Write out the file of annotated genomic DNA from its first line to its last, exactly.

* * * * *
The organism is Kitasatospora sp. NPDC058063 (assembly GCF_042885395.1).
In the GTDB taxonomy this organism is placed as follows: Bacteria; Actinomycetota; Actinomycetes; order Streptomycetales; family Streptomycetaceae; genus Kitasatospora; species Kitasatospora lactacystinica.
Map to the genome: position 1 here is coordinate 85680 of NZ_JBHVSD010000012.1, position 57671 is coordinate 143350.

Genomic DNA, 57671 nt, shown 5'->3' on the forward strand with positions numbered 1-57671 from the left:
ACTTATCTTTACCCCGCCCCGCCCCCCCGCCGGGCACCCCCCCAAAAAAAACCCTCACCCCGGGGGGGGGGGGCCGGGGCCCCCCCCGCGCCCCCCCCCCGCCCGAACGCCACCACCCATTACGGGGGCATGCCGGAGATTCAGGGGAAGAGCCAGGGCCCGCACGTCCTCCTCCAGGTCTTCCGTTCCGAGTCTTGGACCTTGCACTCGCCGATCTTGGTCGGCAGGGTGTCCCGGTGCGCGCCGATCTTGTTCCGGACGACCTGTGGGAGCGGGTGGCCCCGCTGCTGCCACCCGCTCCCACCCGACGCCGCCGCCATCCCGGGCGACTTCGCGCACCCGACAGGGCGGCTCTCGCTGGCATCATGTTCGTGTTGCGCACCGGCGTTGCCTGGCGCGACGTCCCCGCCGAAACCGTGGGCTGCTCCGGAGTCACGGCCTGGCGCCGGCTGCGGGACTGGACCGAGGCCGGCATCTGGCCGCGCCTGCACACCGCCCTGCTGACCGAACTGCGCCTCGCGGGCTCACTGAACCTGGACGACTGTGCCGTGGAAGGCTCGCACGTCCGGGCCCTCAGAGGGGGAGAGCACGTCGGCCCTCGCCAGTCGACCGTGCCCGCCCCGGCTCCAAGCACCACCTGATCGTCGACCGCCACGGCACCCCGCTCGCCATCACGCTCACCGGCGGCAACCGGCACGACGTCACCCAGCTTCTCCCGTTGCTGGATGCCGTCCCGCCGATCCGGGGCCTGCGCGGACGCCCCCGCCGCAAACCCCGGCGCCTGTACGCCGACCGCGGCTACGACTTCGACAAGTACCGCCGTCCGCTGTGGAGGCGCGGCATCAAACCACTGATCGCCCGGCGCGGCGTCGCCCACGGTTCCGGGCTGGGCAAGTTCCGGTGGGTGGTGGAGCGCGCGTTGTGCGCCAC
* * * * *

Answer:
The organism is Kitasatospora sp. NPDC058063 (assembly GCF_042885395.1).
In the GTDB taxonomy this organism is placed as follows: Bacteria; Actinomycetota; Actinomycetes; order Streptomycetales; family Streptomycetaceae; genus Kitasatospora; species Kitasatospora lactacystinica.
Map to the genome: position 1 here is coordinate 85680 of NZ_JBHVSD010000012.1, position 57671 is coordinate 143350.

Genomic DNA, 57671 nt, shown 5'->3' on the forward strand with positions numbered 1-57671 from the left:
ACTTATCTTTACCCCGCCCCGCCCCCCCGCCGGGCACCCCCCCAAAAAAAACCCTCACCCCGGGGGGGGGGGGCCGGGGCCCCCCCCGCGCCCCCCCCCCGCCCGAACGCCACCACCCATTACGGGGGCATGCCGGAGATTCAGGGGAAGAGCCAGGGCCCGCACGTCCTCCTCCAGGTCTTCCGTTCCGAGTCTTGGACCTTGCACTCGCCGATCTTGGTCGGCAGGGTGTCCCGGTGCGCGCCGATCTTGTTCCGGACGACCTGTGGGAGCGGGTGGCCCCGCTGCTGCCACCCGCTCCCACCCGACGCCGCCGCCATCCCGGGCGACTTCGCGCACCCGACAGGGCGGCTCTCGCTGGCATCATGTTCGTGTTGCGCACCGGCGTTGCCTGGCGCGACGTCCCCGCCGAAACCGTGGGCTGCTCCGGAGTCACGGCCTGGCGCCGGCTGCGGGACTGGACCGAGGCCGGCATCTGGCCGCGCCTGCACACCGCCCTGCTGACCGAACTGCGCCTCGCGGGCTCACTGAACCTGGACGACTGTGCCGTGGAAGGCTCGCACGTCCGGGCCCTCAGAGGGGGAGAGCACGTCGGCCCTCGCCAGTCGACCGTGCCCGCCCCGGCTCCAAGCACCACCTGATCGTCGACCGCCACGGCACCCCGCTCGCCATCACGCTCACCGGCGGCAACCGGCACGACGTCACCCAGCTTCTCCCGTTGCTGGATGCCGTCCCGCCGATCCGGGGCCTGCGCGGACGCCCCCGCCGCAAACCCCGGCGCCTGTACGCCGACCGCGGCTACGACTTCGACAAGTACCGCCGTCCGCTGTGGAGGCGCGGCATCAAACCACTGATCGCCCGGCGCGGCGTCGCCCACGGTTCCGGGCTGGGCAAGTTCCGGTGGGTGGTGGAGCGCGCGTTGTGCGCCAC